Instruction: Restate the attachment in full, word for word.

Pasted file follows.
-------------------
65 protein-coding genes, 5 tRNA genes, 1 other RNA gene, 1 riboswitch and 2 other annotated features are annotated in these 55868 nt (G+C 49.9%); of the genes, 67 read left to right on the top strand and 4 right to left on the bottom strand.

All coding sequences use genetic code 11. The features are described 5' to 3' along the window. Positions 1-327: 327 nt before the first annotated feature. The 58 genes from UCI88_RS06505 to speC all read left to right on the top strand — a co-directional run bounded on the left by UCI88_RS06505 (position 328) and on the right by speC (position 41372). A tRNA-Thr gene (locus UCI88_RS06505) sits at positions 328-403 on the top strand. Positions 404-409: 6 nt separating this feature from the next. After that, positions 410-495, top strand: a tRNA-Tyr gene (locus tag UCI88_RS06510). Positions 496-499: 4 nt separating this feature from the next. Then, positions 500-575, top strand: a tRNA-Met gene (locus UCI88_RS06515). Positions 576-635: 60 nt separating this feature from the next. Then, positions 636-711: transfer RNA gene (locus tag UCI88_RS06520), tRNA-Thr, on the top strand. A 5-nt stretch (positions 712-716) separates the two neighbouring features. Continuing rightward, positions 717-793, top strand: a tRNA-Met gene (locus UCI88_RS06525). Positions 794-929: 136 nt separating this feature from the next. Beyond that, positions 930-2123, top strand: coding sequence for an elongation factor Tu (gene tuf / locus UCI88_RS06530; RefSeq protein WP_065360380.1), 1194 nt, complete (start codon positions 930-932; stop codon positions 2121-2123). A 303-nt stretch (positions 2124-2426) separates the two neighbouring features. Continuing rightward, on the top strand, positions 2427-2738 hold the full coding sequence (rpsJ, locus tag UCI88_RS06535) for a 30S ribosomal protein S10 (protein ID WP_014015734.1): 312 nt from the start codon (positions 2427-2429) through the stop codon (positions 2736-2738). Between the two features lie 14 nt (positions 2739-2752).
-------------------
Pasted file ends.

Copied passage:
65 protein-coding genes, 5 tRNA genes, 1 other RNA gene, 1 riboswitch and 2 other annotated features are annotated in these 55868 nt (G+C 49.9%); of the genes, 67 read left to right on the top strand and 4 right to left on the bottom strand.

All coding sequences use genetic code 11. The features are described 5' to 3' along the window. Positions 1-327: 327 nt before the first annotated feature. The 58 genes from UCI88_RS06505 to speC all read left to right on the top strand — a co-directional run bounded on the left by UCI88_RS06505 (position 328) and on the right by speC (position 41372). A tRNA-Thr gene (locus UCI88_RS06505) sits at positions 328-403 on the top strand. Positions 404-409: 6 nt separating this feature from the next. After that, positions 410-495, top strand: a tRNA-Tyr gene (locus tag UCI88_RS06510). Positions 496-499: 4 nt separating this feature from the next. Then, positions 500-575, top strand: a tRNA-Met gene (locus UCI88_RS06515). Positions 576-635: 60 nt separating this feature from the next. Then, positions 636-711: transfer RNA gene (locus tag UCI88_RS06520), tRNA-Thr, on the top strand. A 5-nt stretch (positions 712-716) separates the two neighbouring features. Continuing rightward, positions 717-793, top strand: a tRNA-Met gene (locus UCI88_RS06525). Positions 794-929: 136 nt separating this feature from the next. Beyond that, positions 930-2123, top strand: coding sequence for an elongation factor Tu (gene tuf / locus UCI88_RS06530; RefSeq protein WP_065360380.1), 1194 nt, complete (start codon positions 930-932; stop codon positions 2121-2123). A 303-nt stretch (positions 2124-2426) separates the two neighbouring features. Continuing rightward, on the top strand, positions 2427-2738 hold the full coding sequence (rpsJ, locus tag UCI88_RS06535) for a 30S ribosomal protein S10 (protein ID WP_014015734.1): 312 nt from the start codon (positions 2427-2429) through the stop codon (positions 2736-2738). Between the two features lie 14 nt (positions 2739-2752).